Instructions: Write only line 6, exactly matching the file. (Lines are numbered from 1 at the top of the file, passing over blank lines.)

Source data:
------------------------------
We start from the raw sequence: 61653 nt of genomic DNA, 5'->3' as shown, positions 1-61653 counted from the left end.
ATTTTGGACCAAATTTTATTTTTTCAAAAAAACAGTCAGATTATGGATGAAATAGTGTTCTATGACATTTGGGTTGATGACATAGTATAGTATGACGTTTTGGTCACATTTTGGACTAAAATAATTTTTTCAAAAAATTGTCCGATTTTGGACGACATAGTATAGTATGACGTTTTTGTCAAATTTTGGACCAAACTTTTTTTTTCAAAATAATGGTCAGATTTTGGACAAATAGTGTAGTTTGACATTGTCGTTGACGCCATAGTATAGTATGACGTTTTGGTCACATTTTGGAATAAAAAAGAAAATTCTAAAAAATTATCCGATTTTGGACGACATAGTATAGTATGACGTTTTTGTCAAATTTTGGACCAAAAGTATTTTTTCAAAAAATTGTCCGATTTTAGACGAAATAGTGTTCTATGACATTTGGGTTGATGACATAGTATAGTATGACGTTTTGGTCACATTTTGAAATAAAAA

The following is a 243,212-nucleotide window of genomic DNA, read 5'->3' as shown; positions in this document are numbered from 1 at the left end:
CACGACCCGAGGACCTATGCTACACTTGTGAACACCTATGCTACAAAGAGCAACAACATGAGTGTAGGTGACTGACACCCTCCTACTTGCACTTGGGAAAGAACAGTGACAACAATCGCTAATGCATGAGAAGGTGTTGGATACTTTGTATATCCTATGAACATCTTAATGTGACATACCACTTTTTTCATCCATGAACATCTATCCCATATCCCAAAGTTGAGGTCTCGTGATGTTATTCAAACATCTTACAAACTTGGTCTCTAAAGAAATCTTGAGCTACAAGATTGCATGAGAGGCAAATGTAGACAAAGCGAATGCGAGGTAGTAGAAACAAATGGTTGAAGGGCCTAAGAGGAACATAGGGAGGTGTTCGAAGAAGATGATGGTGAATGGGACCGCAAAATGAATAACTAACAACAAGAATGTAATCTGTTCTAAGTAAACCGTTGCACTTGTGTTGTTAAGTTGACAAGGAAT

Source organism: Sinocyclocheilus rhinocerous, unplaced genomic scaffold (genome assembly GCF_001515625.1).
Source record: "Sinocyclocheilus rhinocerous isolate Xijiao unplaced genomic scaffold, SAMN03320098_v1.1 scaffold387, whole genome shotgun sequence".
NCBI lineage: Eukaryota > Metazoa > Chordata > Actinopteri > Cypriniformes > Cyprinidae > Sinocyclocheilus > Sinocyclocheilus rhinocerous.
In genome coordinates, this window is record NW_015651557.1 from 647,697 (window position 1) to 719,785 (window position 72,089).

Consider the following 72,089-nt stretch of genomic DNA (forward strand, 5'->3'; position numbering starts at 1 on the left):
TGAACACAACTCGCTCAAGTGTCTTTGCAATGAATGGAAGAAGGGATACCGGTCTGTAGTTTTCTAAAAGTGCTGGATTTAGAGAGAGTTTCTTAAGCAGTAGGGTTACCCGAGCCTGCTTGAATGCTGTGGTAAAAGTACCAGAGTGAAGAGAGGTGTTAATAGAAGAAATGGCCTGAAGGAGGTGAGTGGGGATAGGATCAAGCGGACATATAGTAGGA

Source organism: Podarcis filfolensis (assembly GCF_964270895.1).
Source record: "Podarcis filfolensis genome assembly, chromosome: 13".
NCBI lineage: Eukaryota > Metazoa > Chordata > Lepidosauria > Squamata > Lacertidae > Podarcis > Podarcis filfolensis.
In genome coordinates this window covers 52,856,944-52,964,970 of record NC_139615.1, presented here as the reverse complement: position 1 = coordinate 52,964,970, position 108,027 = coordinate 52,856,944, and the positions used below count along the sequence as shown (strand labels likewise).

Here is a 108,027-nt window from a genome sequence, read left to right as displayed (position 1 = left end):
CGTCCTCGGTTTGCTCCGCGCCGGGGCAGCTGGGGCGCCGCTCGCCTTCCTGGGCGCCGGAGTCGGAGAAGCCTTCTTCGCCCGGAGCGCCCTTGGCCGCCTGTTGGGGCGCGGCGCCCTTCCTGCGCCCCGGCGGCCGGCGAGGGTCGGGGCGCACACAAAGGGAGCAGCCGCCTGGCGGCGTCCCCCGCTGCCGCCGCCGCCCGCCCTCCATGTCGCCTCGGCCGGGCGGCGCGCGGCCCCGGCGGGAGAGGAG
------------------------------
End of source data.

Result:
Source record: "Sinocyclocheilus rhinocerous isolate Xijiao unplaced genomic scaffold, SAMN03320098_v1.1 scaffold387, whole genome shotgun sequence".